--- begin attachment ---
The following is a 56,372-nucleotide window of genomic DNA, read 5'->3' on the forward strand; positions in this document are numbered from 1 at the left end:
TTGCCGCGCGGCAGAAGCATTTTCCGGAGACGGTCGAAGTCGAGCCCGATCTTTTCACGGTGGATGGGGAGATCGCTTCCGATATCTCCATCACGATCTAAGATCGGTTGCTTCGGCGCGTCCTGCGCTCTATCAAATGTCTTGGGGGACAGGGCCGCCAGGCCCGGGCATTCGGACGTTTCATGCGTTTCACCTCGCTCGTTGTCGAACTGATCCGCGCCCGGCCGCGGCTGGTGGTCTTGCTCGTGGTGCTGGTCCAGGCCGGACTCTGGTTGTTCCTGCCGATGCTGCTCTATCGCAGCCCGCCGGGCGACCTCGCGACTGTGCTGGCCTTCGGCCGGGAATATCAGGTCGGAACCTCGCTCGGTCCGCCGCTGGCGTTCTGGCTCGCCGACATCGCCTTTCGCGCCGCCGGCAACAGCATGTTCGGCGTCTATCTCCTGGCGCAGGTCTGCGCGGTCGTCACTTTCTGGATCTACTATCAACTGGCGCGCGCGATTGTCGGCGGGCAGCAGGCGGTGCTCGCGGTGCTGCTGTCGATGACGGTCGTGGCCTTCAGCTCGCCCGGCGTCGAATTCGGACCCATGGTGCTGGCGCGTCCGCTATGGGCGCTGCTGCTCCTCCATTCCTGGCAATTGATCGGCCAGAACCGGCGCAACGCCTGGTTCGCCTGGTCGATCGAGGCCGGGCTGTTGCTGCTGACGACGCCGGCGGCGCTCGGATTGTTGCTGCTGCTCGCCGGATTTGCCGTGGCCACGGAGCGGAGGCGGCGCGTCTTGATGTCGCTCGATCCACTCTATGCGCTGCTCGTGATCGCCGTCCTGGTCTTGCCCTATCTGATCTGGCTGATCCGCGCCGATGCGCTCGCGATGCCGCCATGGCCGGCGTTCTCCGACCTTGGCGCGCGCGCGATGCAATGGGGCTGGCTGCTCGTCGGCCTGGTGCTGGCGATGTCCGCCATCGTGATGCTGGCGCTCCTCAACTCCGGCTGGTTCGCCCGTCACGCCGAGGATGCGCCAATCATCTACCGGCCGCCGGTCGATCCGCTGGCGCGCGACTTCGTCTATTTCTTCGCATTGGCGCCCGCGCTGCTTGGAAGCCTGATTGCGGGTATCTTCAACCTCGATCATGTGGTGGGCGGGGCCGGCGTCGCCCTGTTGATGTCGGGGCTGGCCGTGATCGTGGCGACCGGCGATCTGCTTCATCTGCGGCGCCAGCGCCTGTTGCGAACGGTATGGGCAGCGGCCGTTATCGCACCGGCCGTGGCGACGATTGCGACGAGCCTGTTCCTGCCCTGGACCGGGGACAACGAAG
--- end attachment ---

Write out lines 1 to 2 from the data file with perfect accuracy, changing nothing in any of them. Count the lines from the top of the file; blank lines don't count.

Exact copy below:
The following is a 56,372-nucleotide window of genomic DNA, read 5'->3' on the forward strand; positions in this document are numbered from 1 at the left end:
TTGCCGCGCGGCAGAAGCATTTTCCGGAGACGGTCGAAGTCGAGCCCGATCTTTTCACGGTGGATGGGGAGATCGCTTCCGATATCTCCATCACGATCTAAGATCGGTTGCTTCGGCGCGTCCTGCGCTCTATCAAATGTCTTGGGGGACAGGGCCGCCAGGCCCGGGCATTCGGACGTTTCATGCGTTTCACCTCGCTCGTTGTCGAACTGATCCGCGCCCGGCCGCGGCTGGTGGTCTTGCTCGTGGTGCTGGTCCAGGCCGGACTCTGGTTGTTCCTGCCGATGCTGCTCTATCGCAGCCCGCCGGGCGACCTCGCGACTGTGCTGGCCTTCGGCCGGGAATATCAGGTCGGAACCTCGCTCGGTCCGCCGCTGGCGTTCTGGCTCGCCGACATCGCCTTTCGCGCCGCCGGCAACAGCATGTTCGGCGTCTATCTCCTGGCGCAGGTCTGCGCGGTCGTCACTTTCTGGATCTACTATCAACTGGCGCGCGCGATTGTCGGCGGGCAGCAGGCGGTGCTCGCGGTGCTGCTGTCGATGACGGTCGTGGCCTTCAGCTCGCCCGGCGTCGAATTCGGACCCATGGTGCTGGCGCGTCCGCTATGGGCGCTGCTGCTCCTCCATTCCTGGCAATTGATCGGCCAGAACCGGCGCAACGCCTGGTTCGCCTGGTCGATCGAGGCCGGGCTGTTGCTGCTGACGACGCCGGCGGCGCTCGGATTGTTGCTGCTGCTCGCCGGATTTGCCGTGGCCACGGAGCGGAGGCGGCGCGTCTTGATGTCGCTCGATCCACTCTATGCGCTGCTCGTGATCGCCGTCCTGGTCTTGCCCTATCTGATCTGGCTGATCCGCGCCGATGCGCTCGCGATGCCGCCATGGCCGGCGTTCTCCGACCTTGGCGCGCGCGCGATGCAATGGGGCTGGCTGCTCGTCGGCCTGGTGCTGGCGATGTCCGCCATCGTGATGCTGGCGCTCCTCAACTCCGGCTGGTTCGCCCGTCACGCCGAGGATGCGCCAATCATCTACCGGCCGCCGGTCGATCCGCTGGCGCGCGACTTCGTCTATTTCTTCGCATTGGCGCCCGCGCTGCTTGGAAGCCTGATTGCGGGTATCTTCAACCTCGATCATGTGGTGGGCGGGGCCGGCGTCGCCCTGTTGATGTCGGGGCTGGCCGTGATCGTGGCGACCGGCGATCTGCTTCATCTGCGGCGCCAGCGCCTGTTGCGAACGGTATGGGCAGCGGCCGTTATCGCACCGGCCGTGGCGACGATTGCGACGAGCCTGTTCCTGCCCTGGACCGGGGACAACGAAG